RipperX said...

9 to 14-year-olds, teaching themselves English by using the manual of a complicated game. That is hardcore! I simply can't imagine doing that, especially at such a young age. That is cool as hell Mattia!

Evil Genius said...

I very much enjoyed reading this article an absolutely agree that the 2ed PHB is indeed the best manual ever devised for AD&D. I always thought that 2ed AD&D was a much improved gaming system and my group quickly embraced it when it first became available.

Mattia said...


I was not completely transparent! ;)
We learned to play with the red box, that had been translated at the time. So, for us, AD&D was just D&D allowing the combination of races and classes, ThAC0 instead of table and a lot of additional spells.
And that what AD&D really is in my opinion: flexible and quick as D&D if you take just the core, with very minor enhancements that do not slow down the game play.

That was its greatness, that is why I never fell in love with 3rd and later editions.

1st edition fans state frequently the difference was the flavor and I have to admit I think that is right. Older modules are more mature and intrinsically provide more freedom to the players.

We both know 2nd edition expanded rules leveled any gap (half-orc, monk and assassin were back in different form and concepts) and that is why Cook’s edition is still my preferred.

Also, I think, after so many years playing a game, I am not interested anymore in reading rules and system (do I really care what are the powers of cavalier in new 5th edition? No, not really), I am interested in stories. That is why I have not bought 5th edition core books, but I own all their adventure tomes (which in my honest opinion are not playable unless you do not have other interests in life). Still are gorgeous books, and I like to see them on my shelters.

Said that…I am sorry you cannot read Italian. I made a few changes to 2nd edition that I would like to share to somebody who likes the edition so much.
Let me know, in case I can make a little effort and share those options with you.


RipperX said...

Mattia, I have checked out your blog using a translator, once I get some more time, I'll really go through it. Looks like you've got some interesting stuff in there!

Unknown said...

My new players (mostly girls) weren't really interested in the mechanics, but greatly enjoyed the story and the roles they played. They talked "in-character" from almost min 1, which surprised me a lot, but it created such a fun atmosphere, but when it came to combat, me and another guy, just dictated what they should roll and we called what happened. It's both good and bad, because they don't know what they can do, but they also don't know what they "can't do" so they are sort of also experimental. Besides, it was their first game, and wasn't sure what they were getting into. They voiced intrest in learning how they actually hit stuff and why stuff happened the way they did, so hopefully they will be more involved by next session.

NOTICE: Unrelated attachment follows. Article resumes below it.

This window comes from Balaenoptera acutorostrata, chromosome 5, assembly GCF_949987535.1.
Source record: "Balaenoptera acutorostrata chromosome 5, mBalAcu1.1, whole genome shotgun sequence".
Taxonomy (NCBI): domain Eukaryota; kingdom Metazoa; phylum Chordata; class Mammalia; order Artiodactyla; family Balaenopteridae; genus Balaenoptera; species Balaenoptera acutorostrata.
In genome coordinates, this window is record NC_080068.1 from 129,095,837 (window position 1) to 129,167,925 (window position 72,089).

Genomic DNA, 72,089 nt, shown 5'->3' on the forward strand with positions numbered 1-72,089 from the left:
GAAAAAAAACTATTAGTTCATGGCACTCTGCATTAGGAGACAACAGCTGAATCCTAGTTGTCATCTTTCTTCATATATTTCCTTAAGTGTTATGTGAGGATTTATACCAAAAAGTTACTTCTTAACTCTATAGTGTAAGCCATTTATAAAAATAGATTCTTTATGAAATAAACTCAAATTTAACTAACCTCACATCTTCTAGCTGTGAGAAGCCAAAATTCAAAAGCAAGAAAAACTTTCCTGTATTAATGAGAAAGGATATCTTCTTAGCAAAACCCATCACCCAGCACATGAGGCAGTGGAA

Mattia said...

Hello again,

I think you probably looked at, however I was referencing to the blog that, with my players, is used to track the progresses of the campaign. This is, there is menu called "Regole della casa", which means houserule; here you find a couple of new (old?) classes: a revised Monk similar to 1st edition and the Sorcerer stolen from the 3rd edition (a kind of restricted image specialist ). You can find also weapons damage revised by class (kind of dungeon world here), new way of dual class, a weapon style for pole arms, and the house rule I like the most and is working well with the current party: ascending hit points.

Mattia said...

Hey Martin,

There were a few girls in my previous party too, and, I agree, they we're not really interested in mechanics or powers, let say. Combat especially was at minimum level, they we're always trying to interact and mediate.
In some way I think new by women are the best players you might have, taking the game to it's roots where the DM was doing almost everything (throws, etc.)
I recall an episode of "Community " tv show where the group plays D&D to help a father and son to interact by means of the game. The DM of the episode does everything for the players they do not have even the character sheet. That is the spell of RPG, a game you can play with no knowledge of rules.

RipperX said...

RE: Evil Genius

Thanks for the encouragement! I've looked at other systems, but have come to the conclusion that all I really want to do is play. I think that 2e is the closest that you can possibly get to perfect, in the sense that one can use it to play multiple genres, and modify what needs to be modified without much harm trickling down.

RipperX said...

RE: Mattia

Okay, I got it bookmarked! I love hearing how other people play the game. I don't get out to conventions, so the internet is my only way of seeing others.

RipperX said...

Woman in gaming. That is a topic that I have plans on writing a post about! I have three female players who started playing the game at our table, and still play regularly. Again, they got help from other players until they didn't need it anymore. There is a lot of misconceptions about women in our hobby, and they have a lot of unfair, and uncool situations happen to them that nobody should have to deal with.

Post a Comment


Contact me at

Search This Blog

Blog Archive